In what ways can customers gain and lose from the behaviour of firms in an oligopoly? In what ways can customers gain and lose from the behaviour of firms in an oligopoly?

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While a "monopoly" is a market dominated by a single firm, an "oligopoly" is a market dominated by a small number of large firms. The main characteristic of an oligopoly is that it reduces competition.

The strongest negative of this is that companies in an oligopoly have less incentive to reduce prices or improve services due to the lack of competitive pressure. One major concern is that oligopolies can provide opportunities for collusion or price-fixing, in which companies keep prices artificially high. Oligopolies can also create barriers to the entry of new and innovative firms by temporarily lowering prices in concert to bankrupt a new market entrant and then raising them again.

In the United States, the cell phone and airline industries are examples of oligopolies. In both cases, prices are significantly higher than they are for similar services in Europe, where there are more competitive markets.

In theory, oligopolies may allow for economies of scale and development of innovations that require large-scale capital investments, which would benefit consumers with greater innovation and lower prices.

Last Updated by eNotes Editorial on November 7, 2019
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Economically speaking, an oligopoly occurs when a market is dominated by a few large firms.  These firms each have enough market share that all firms in the market can be affected by each others' pricing decisions.

The impact on a consumer depends on whether the firms in the market compete or whether they collude and form a cartel.  A cartel is only possible in an oligopoly.  Since there are so few firms, they can conceivably agree on prices that will give them a high level of profit (rather than competing fiercely).  If they do so, the consumer is harmed.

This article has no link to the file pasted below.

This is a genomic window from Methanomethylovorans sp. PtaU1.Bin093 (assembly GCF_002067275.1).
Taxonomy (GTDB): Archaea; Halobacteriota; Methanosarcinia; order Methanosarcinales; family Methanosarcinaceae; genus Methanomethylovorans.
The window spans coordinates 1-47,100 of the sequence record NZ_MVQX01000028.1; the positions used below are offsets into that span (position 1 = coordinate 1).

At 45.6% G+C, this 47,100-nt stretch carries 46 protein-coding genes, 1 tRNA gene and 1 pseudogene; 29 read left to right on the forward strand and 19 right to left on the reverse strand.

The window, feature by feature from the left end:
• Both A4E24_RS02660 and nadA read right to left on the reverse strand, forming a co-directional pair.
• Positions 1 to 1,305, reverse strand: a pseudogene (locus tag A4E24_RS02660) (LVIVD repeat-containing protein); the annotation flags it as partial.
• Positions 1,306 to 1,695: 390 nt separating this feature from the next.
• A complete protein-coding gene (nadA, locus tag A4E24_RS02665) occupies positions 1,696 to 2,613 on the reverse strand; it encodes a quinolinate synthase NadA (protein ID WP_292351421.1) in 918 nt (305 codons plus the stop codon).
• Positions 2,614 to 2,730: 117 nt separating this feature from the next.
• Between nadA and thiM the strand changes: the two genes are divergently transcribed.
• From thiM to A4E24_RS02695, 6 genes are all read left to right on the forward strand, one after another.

If firms in oligopoly compete, then consumers get the benefit of lower prices and improved quality of products.  This is true, in part, because of the size of the firms in oligopoly.  Large firms that are actually in competition are most likely to engage in innovation (think of the innovation in automobiles, for example) and are also most likely to enjoy economies of scale.

When firms in oligopolies actually compete, this market structure is quite beneficial.  When they do not, it is similar to a monopoly in that it causes higher prices and lower quantities produced for consumers to buy.

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You may get additional responses, but gathering from the fact that Oligopoly allows for a variety of suppliers to service one corporation, the first benefit for the consumer is variety. We cannot obtain neccesarily a good deal from oligopolist markets because it is a sellers' market in which the limited number of various suppliers compete against each other for the customer's business not through lowering their prices, but through pushing their product.

Another possible advantage would be that, if these limited suppliers end up in some sort of fracas and no end is in sight, then they might bend their knees and start considering consumer benefits through lowering the prices of their products. In these rare cases, a consumer might find himself pondering between two perfectly quality products and not knowing why they are both on sale.

Yet, in the end, oligopoly is for the seller's ultimate benefit.

 

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